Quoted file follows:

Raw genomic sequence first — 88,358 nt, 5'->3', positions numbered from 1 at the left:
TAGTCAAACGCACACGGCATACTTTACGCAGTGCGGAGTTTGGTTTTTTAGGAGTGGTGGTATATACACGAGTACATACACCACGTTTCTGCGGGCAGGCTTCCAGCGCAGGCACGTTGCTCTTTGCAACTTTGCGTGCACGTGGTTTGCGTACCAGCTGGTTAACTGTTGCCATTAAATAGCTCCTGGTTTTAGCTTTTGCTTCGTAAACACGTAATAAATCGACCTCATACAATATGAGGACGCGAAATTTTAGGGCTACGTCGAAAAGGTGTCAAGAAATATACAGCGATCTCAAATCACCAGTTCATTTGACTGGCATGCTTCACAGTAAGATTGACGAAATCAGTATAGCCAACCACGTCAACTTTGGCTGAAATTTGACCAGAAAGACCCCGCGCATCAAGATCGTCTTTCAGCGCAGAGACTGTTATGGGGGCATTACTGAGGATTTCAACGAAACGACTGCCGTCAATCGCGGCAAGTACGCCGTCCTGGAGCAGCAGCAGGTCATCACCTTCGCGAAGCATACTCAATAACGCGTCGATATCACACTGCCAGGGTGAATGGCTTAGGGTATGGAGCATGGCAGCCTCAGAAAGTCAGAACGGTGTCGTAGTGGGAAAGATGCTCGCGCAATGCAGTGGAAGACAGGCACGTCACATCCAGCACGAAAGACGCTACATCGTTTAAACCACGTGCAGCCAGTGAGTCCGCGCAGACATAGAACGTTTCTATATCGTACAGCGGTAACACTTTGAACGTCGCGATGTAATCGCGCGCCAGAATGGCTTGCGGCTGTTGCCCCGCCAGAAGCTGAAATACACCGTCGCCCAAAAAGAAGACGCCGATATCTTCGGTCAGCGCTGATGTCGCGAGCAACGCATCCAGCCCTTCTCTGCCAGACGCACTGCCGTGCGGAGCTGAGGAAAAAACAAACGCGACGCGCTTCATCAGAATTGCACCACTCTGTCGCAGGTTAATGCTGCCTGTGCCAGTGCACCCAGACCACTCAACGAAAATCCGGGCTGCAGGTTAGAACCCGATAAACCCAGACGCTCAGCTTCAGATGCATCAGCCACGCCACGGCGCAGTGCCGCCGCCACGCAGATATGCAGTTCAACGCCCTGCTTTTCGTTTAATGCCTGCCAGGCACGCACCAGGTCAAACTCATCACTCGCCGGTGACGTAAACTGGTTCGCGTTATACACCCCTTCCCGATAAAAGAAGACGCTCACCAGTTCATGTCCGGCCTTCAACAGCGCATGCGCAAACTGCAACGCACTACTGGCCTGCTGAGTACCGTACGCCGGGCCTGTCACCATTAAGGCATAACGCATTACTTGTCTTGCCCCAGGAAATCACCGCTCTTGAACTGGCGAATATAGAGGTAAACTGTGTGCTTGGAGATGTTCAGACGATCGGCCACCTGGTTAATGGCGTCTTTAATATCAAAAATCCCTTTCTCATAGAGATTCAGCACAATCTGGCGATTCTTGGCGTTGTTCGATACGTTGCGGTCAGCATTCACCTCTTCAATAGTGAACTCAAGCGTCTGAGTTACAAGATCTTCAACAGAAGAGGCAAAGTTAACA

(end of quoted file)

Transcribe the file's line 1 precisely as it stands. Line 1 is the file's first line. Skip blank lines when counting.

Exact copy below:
Raw genomic sequence first — 88,358 nt, 5'->3', positions numbered from 1 at the left: